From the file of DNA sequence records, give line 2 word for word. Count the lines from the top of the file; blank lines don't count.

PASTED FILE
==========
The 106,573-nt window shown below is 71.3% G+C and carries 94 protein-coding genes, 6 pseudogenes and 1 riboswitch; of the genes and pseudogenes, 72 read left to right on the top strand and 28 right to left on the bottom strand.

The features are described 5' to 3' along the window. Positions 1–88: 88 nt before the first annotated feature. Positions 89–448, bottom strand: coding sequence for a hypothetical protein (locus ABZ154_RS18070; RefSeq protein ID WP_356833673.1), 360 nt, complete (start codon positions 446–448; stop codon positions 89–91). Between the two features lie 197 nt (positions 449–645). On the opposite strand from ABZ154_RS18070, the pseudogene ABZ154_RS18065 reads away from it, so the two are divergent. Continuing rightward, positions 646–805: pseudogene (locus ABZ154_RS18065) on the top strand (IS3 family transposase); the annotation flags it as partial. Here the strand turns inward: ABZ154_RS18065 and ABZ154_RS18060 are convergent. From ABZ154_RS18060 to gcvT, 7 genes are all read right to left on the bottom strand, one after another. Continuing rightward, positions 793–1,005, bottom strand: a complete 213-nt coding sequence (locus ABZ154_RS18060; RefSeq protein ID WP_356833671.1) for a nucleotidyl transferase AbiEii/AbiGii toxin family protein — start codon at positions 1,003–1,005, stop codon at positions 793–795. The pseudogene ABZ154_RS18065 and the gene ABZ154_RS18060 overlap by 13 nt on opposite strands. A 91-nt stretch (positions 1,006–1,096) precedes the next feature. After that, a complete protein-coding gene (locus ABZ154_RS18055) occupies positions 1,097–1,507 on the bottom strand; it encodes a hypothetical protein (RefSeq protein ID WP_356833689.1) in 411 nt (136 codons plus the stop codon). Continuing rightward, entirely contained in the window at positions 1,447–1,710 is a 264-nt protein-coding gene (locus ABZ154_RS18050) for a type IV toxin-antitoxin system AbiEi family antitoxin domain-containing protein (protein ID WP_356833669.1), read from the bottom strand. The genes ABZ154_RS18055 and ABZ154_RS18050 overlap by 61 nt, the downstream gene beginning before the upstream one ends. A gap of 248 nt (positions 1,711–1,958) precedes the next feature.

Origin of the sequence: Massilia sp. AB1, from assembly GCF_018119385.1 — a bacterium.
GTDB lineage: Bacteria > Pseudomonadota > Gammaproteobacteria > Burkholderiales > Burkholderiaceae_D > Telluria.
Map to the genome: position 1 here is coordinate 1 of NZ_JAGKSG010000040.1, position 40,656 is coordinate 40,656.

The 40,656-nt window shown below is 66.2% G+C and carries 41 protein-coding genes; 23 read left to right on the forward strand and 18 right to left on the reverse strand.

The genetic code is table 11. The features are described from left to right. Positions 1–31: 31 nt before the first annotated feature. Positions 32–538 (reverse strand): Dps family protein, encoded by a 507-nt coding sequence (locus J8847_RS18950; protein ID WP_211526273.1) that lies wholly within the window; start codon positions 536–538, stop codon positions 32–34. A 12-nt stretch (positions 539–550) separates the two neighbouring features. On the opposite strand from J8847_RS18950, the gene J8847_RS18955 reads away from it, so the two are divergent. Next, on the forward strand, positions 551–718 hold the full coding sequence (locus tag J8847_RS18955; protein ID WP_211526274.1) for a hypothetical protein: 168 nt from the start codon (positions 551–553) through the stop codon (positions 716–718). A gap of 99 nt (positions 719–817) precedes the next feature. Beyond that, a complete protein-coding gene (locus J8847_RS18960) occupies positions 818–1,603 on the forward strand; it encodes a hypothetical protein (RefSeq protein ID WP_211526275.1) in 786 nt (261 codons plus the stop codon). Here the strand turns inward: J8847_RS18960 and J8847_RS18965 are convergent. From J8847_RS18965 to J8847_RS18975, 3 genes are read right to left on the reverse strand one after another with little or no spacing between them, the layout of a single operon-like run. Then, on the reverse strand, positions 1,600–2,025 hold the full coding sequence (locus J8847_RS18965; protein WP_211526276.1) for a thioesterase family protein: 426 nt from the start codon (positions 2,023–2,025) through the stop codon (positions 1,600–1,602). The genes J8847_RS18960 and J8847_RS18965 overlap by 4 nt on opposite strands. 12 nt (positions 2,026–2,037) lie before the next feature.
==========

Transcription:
The features are described 5' to 3' along the window. Positions 1–88: 88 nt before the first annotated feature. Positions 89–448, bottom strand: coding sequence for a hypothetical protein (locus ABZ154_RS18070; RefSeq protein ID WP_356833673.1), 360 nt, complete (start codon positions 446–448; stop codon positions 89–91). Between the two features lie 197 nt (positions 449–645). On the opposite strand from ABZ154_RS18070, the pseudogene ABZ154_RS18065 reads away from it, so the two are divergent. Continuing rightward, positions 646–805: pseudogene (locus ABZ154_RS18065) on the top strand (IS3 family transposase); the annotation flags it as partial. Here the strand turns inward: ABZ154_RS18065 and ABZ154_RS18060 are convergent. From ABZ154_RS18060 to gcvT, 7 genes are all read right to left on the bottom strand, one after another. Continuing rightward, positions 793–1,005, bottom strand: a complete 213-nt coding sequence (locus ABZ154_RS18060; RefSeq protein ID WP_356833671.1) for a nucleotidyl transferase AbiEii/AbiGii toxin family protein — start codon at positions 1,003–1,005, stop codon at positions 793–795. The pseudogene ABZ154_RS18065 and the gene ABZ154_RS18060 overlap by 13 nt on opposite strands. A 91-nt stretch (positions 1,006–1,096) precedes the next feature. After that, a complete protein-coding gene (locus ABZ154_RS18055) occupies positions 1,097–1,507 on the bottom strand; it encodes a hypothetical protein (RefSeq protein ID WP_356833689.1) in 411 nt (136 codons plus the stop codon). Continuing rightward, entirely contained in the window at positions 1,447–1,710 is a 264-nt protein-coding gene (locus ABZ154_RS18050) for a type IV toxin-antitoxin system AbiEi family antitoxin domain-containing protein (protein ID WP_356833669.1), read from the bottom strand. The genes ABZ154_RS18055 and ABZ154_RS18050 overlap by 61 nt, the downstream gene beginning before the upstream one ends. A gap of 248 nt (positions 1,711–1,958) precedes the next feature.